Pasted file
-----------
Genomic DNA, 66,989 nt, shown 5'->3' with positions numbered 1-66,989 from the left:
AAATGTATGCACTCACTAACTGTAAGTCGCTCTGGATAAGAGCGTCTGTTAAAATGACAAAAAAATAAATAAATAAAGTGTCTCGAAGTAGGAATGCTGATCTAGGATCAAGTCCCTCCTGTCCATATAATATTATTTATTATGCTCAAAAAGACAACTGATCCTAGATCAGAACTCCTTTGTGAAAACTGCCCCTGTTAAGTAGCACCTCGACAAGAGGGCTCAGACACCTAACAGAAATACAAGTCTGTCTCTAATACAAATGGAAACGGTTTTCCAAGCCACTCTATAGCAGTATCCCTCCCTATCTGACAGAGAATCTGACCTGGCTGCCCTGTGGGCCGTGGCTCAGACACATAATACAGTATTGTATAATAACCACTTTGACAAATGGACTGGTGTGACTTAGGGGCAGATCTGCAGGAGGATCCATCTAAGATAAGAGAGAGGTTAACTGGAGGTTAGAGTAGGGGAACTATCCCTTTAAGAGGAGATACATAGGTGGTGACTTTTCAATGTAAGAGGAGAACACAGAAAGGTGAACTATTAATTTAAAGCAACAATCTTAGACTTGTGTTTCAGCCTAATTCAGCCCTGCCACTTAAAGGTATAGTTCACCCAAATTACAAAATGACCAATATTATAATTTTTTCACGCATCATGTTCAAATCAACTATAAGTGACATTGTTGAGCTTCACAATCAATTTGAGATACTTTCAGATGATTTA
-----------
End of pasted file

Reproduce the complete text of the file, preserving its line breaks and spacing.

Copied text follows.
Genomic DNA, 66,989 nt, shown 5'->3' with positions numbered 1-66,989 from the left:
AAATGTATGCACTCACTAACTGTAAGTCGCTCTGGATAAGAGCGTCTGTTAAAATGACAAAAAAATAAATAAATAAAGTGTCTCGAAGTAGGAATGCTGATCTAGGATCAAGTCCCTCCTGTCCATATAATATTATTTATTATGCTCAAAAAGACAACTGATCCTAGATCAGAACTCCTTTGTGAAAACTGCCCCTGTTAAGTAGCACCTCGACAAGAGGGCTCAGACACCTAACAGAAATACAAGTCTGTCTCTAATACAAATGGAAACGGTTTTCCAAGCCACTCTATAGCAGTATCCCTCCCTATCTGACAGAGAATCTGACCTGGCTGCCCTGTGGGCCGTGGCTCAGACACATAATACAGTATTGTATAATAACCACTTTGACAAATGGACTGGTGTGACTTAGGGGCAGATCTGCAGGAGGATCCATCTAAGATAAGAGAGAGGTTAACTGGAGGTTAGAGTAGGGGAACTATCCCTTTAAGAGGAGATACATAGGTGGTGACTTTTCAATGTAAGAGGAGAACACAGAAAGGTGAACTATTAATTTAAAGCAACAATCTTAGACTTGTGTTTCAGCCTAATTCAGCCCTGCCACTTAAAGGTATAGTTCACCCAAATTACAAAATGACCAATATTATAATTTTTTCACGCATCATGTTCAAATCAACTATAAGTGACATTGTTGAGCTTCACAATCAATTTGAGATACTTTCAGATGATTTA